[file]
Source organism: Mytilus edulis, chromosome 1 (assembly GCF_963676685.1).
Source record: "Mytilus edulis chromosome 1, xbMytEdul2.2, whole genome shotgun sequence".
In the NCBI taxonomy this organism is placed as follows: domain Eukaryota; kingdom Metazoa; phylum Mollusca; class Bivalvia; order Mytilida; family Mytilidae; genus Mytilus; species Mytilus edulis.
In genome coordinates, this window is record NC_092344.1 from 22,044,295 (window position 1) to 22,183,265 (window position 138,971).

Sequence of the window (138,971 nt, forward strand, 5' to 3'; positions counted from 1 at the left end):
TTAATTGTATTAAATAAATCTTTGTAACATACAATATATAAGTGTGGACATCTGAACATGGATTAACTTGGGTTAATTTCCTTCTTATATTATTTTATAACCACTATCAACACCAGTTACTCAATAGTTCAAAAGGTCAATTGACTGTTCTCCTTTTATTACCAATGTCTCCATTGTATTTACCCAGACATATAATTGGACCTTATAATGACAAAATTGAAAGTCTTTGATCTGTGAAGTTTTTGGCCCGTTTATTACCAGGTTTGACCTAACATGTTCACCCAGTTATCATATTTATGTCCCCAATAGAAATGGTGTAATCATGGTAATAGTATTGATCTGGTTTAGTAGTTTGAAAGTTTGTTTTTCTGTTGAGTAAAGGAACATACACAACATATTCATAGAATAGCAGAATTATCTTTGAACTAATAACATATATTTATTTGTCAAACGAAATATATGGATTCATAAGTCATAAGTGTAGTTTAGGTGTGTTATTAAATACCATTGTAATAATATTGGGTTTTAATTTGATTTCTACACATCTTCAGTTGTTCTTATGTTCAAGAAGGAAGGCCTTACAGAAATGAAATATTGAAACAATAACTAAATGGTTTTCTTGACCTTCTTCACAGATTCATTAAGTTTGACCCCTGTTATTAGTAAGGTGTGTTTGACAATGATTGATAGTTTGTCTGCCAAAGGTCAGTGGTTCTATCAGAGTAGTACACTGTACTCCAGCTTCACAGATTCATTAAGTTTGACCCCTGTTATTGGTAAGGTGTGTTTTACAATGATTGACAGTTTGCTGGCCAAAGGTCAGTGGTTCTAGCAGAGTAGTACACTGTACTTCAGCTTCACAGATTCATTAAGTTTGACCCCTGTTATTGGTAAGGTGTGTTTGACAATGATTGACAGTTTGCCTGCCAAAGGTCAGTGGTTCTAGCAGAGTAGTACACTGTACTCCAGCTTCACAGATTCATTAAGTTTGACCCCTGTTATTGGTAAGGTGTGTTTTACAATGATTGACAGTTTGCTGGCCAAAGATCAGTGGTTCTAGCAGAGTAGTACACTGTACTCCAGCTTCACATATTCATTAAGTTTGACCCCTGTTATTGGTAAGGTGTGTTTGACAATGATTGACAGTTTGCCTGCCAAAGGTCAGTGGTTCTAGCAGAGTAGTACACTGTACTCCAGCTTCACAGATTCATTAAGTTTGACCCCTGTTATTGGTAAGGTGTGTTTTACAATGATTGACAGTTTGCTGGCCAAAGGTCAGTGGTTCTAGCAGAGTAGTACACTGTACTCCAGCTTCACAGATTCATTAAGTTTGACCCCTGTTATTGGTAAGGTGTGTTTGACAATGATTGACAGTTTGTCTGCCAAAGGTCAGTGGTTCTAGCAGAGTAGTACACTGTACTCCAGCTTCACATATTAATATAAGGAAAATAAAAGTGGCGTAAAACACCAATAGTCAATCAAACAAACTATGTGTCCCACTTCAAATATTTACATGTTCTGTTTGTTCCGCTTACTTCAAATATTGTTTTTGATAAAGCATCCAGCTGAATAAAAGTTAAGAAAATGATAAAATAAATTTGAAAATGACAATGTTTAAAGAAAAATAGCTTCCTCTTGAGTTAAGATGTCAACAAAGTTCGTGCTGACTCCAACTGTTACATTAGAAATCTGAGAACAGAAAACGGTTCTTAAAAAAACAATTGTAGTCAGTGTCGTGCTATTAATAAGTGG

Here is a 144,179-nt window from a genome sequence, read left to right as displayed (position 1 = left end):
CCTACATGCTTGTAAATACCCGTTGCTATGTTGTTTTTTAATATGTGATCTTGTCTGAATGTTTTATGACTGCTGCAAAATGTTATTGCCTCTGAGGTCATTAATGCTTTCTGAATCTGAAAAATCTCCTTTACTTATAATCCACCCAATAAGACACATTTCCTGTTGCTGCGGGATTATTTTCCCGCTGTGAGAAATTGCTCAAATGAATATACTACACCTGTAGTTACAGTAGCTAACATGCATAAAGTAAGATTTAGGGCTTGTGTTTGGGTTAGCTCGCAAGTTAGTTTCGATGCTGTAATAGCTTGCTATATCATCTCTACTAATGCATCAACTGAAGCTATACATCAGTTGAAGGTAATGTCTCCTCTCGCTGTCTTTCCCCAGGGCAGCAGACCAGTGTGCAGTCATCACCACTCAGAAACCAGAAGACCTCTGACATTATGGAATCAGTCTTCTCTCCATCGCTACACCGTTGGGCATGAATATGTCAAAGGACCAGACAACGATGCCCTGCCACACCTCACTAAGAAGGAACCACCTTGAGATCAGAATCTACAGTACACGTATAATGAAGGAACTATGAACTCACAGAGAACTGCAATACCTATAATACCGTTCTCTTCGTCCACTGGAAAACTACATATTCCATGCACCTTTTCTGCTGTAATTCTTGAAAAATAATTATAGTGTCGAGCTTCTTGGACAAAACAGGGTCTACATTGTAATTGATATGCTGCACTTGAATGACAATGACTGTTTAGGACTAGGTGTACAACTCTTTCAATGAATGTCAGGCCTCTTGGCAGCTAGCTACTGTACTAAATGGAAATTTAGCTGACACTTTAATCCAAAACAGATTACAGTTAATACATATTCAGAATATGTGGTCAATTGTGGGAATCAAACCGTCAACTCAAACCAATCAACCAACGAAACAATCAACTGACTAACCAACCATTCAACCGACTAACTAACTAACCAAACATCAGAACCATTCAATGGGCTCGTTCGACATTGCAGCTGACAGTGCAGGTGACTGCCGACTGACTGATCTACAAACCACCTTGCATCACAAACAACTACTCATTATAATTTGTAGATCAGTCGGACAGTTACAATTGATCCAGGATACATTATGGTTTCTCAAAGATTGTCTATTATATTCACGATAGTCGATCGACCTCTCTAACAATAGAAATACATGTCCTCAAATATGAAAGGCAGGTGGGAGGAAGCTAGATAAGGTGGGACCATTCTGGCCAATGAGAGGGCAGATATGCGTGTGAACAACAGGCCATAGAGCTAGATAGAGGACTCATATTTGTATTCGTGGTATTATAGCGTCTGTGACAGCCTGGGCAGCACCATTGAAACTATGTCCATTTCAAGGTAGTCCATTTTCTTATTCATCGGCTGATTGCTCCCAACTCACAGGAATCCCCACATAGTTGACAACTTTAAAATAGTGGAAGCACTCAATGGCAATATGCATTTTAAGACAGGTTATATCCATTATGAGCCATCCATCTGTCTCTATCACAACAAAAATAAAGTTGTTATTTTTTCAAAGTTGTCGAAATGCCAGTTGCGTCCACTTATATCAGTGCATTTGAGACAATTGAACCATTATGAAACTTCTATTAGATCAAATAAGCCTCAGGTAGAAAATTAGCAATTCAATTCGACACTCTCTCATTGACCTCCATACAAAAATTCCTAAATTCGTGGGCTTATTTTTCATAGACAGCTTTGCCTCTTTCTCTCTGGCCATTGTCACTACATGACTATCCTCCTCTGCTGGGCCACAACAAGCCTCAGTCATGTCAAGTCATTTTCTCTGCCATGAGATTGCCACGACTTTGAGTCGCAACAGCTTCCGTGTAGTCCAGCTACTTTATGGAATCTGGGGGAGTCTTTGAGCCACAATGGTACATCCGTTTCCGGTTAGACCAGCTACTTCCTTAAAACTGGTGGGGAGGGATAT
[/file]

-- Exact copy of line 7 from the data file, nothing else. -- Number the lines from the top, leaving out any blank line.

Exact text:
Here is a 144,179-nt window from a genome sequence, read left to right as displayed (position 1 = left end):